Generally speaking, the words “UK government”, “Brexit”, and “copyright exhaustion” threaten only to send me into a deep, weary sleep. So, I will admit that it took a moment to grasp the mechanics of the situation. First to grasp them, and then to truly understand the devastating impact the proposed changes would have on our industry.
I will also admit that my instinctive reaction was one of personal, rather than strictly professional, panic. As an aspiring author currently going through the querying process with literary agents, I am well aware of the difficulties writers face in trying to get published. The idea that this daunting process might become even more difficult? My shoulders positively droop at the thought.
So, what are the copyright changes that are being discussed? And why would their repercussions be so severe, both for established authors and budding authors up and down the country?
In a nutshell, copyright enables authors to protect their work and – importantly – to profit from it. Another area in which authors are able to exert authority is distribution. As it currently stands, authors in the UK can control the distribution of their work in a particular “market”, as long as their rights have not been exhausted.
As part of the EU single market, an author’s rights are “exhausted” as soon as a single copy of their book is sold within the EU. I.e., once a customer has purchased their book, the author can no longer control who that customer might then sell the book onto within the same territory. Crucially, however, once a copy of the book has been sold outside of the EU, then it cannot be legally reimported back into the EU. This is called a “regional exhaustion regime” in which, essentially, an intangible copyright border encompasses the EU market.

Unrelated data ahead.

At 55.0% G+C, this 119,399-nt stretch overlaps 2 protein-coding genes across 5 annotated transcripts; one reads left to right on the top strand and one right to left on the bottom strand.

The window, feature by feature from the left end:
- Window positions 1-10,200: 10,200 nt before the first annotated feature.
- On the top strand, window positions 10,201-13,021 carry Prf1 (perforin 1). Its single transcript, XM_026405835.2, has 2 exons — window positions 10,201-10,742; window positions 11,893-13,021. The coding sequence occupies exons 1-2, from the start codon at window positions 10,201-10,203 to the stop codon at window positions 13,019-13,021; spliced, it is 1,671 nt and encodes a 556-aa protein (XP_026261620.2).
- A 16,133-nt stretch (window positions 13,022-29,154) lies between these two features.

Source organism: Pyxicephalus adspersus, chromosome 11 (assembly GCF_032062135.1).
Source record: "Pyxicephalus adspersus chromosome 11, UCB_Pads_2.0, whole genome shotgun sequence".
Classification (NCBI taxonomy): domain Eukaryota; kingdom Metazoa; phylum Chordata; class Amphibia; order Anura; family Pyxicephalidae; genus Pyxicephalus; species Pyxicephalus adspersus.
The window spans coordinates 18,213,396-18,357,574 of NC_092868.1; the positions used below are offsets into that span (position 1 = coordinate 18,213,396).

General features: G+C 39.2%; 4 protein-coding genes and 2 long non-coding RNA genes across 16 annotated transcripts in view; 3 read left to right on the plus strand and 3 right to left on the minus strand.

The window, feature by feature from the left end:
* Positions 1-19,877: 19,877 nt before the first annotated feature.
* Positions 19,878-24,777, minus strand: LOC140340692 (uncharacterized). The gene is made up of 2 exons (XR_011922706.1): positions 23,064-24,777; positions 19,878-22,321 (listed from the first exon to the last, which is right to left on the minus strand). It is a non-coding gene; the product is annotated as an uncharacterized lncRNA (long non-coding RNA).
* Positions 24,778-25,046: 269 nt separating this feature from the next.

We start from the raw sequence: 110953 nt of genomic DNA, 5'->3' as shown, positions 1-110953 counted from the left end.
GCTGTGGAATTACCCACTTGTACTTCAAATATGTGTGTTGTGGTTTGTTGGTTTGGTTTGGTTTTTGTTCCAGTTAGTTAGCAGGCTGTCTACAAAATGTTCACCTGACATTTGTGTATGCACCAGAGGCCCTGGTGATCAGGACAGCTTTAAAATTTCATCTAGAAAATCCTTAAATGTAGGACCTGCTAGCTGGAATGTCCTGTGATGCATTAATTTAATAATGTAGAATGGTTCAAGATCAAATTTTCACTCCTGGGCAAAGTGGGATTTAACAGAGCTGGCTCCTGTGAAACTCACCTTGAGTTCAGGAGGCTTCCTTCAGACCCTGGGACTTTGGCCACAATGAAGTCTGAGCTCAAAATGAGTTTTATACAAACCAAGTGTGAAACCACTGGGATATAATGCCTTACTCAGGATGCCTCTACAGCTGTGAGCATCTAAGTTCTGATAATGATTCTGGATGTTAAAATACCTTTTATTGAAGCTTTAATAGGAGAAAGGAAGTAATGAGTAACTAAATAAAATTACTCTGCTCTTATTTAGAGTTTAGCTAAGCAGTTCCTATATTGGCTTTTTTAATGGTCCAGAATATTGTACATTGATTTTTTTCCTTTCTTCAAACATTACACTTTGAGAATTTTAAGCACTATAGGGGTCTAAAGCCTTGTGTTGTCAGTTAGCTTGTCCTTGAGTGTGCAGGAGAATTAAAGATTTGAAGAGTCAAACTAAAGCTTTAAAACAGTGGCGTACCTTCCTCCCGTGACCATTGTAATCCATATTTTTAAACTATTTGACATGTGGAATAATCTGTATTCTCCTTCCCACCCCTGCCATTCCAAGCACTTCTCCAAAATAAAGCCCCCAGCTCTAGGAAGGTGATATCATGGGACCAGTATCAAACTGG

Following the UK’s exit from the EU, this invisible line of defence now finds itself up for debate. In its place, the government is considering an “international exhaustion regime” instead.
What does this mean, exactly? Well, to start with, it means authors will lose the ability to limit global resale of their books, no matter where they are first sold. Why does this matter? It means the UK market will potentially be flooded with different editions of the same title, which could legally be sold back into the UK at a significantly discounted price. The detrimental impact this would have on UK authors cannot be understated.
In the first instance, authors typically earn a higher royalty from UK book sales in comparison to export sales. Therefore, if the UK market becomes saturated by export editions, then authors stand to make a much smaller profit. This would be especially devastating following a period of nearly eighteen-months in which many authors have seen their revenue dramatically diminished by the coronavirus pandemic. Where established brands and rich backlists may have flourished, emerging voices saw those pivotal in-person appearances – festivals, book fairs, signings, and school visits – vanish nearly overnight. As much a launchpad for new talent as a tool to supplement author income, the debut arena – so vital to the industry’s growth – has suffered more than most and can ill-afford another hammer blow.
It is widely accepted that writing – with several notable exceptions – is a modestly paid endeavour; a deeply personal (not to mention challenging) labour of love rather than a high-flying profession vaunted for its stability. For every author celebrating a six-figure advance, there is another burning the midnight oil after a twelve-hour shift once the children have been put to bed, working towards a humble royalty cheque. It should not be forgotten that, for the majority, the median annual earnings for full-time writers languishes below the minimum wage. Now, more than ever, it is vital that authors are properly renumerated for their hard work, as Philip Pullman and Kate Mosse recently stressed to the Guardian.